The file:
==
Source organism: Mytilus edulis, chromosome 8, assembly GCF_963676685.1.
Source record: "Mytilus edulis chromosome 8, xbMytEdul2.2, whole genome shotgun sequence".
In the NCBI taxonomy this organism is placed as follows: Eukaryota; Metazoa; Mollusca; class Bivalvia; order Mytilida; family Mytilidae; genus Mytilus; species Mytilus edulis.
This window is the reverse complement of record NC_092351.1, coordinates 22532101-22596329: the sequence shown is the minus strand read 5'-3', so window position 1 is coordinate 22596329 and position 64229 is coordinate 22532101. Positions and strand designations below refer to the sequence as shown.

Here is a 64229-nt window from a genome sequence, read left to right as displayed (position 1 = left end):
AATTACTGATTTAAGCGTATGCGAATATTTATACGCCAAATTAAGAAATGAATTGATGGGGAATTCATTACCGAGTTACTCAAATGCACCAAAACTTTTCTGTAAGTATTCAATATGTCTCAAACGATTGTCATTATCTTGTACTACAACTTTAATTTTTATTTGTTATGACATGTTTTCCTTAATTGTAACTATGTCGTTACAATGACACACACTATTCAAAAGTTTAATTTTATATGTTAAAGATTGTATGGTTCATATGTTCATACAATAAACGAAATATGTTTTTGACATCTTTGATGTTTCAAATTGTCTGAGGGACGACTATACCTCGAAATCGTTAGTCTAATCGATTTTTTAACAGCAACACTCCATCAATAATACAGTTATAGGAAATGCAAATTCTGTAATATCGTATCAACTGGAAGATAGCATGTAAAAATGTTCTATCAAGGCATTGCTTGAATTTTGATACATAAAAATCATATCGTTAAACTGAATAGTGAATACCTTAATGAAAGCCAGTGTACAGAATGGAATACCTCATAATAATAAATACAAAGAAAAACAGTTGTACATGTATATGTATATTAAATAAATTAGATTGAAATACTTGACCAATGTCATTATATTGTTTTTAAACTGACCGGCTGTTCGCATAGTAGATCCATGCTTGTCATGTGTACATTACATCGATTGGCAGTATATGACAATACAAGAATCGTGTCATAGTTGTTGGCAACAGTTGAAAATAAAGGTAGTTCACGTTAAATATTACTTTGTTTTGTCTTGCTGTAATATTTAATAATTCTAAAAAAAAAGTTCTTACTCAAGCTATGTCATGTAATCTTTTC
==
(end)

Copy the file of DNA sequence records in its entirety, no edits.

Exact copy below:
Source organism: Mytilus edulis, chromosome 8, assembly GCF_963676685.1.
Source record: "Mytilus edulis chromosome 8, xbMytEdul2.2, whole genome shotgun sequence".
In the NCBI taxonomy this organism is placed as follows: Eukaryota; Metazoa; Mollusca; class Bivalvia; order Mytilida; family Mytilidae; genus Mytilus; species Mytilus edulis.
This window is the reverse complement of record NC_092351.1, coordinates 22532101-22596329: the sequence shown is the minus strand read 5'-3', so window position 1 is coordinate 22596329 and position 64229 is coordinate 22532101. Positions and strand designations below refer to the sequence as shown.

Here is a 64229-nt window from a genome sequence, read left to right as displayed (position 1 = left end):
AATTACTGATTTAAGCGTATGCGAATATTTATACGCCAAATTAAGAAATGAATTGATGGGGAATTCATTACCGAGTTACTCAAATGCACCAAAACTTTTCTGTAAGTATTCAATATGTCTCAAACGATTGTCATTATCTTGTACTACAACTTTAATTTTTATTTGTTATGACATGTTTTCCTTAATTGTAACTATGTCGTTACAATGACACACACTATTCAAAAGTTTAATTTTATATGTTAAAGATTGTATGGTTCATATGTTCATACAATAAACGAAATATGTTTTTGACATCTTTGATGTTTCAAATTGTCTGAGGGACGACTATACCTCGAAATCGTTAGTCTAATCGATTTTTTAACAGCAACACTCCATCAATAATACAGTTATAGGAAATGCAAATTCTGTAATATCGTATCAACTGGAAGATAGCATGTAAAAATGTTCTATCAAGGCATTGCTTGAATTTTGATACATAAAAATCATATCGTTAAACTGAATAGTGAATACCTTAATGAAAGCCAGTGTACAGAATGGAATACCTCATAATAATAAATACAAAGAAAAACAGTTGTACATGTATATGTATATTAAATAAATTAGATTGAAATACTTGACCAATGTCATTATATTGTTTTTAAACTGACCGGCTGTTCGCATAGTAGATCCATGCTTGTCATGTGTACATTACATCGATTGGCAGTATATGACAATACAAGAATCGTGTCATAGTTGTTGGCAACAGTTGAAAATAAAGGTAGTTCACGTTAAATATTACTTTGTTTTGTCTTGCTGTAATATTTAATAATTCTAAAAAAAAAGTTCTTACTCAAGCTATGTCATGTAATCTTTTC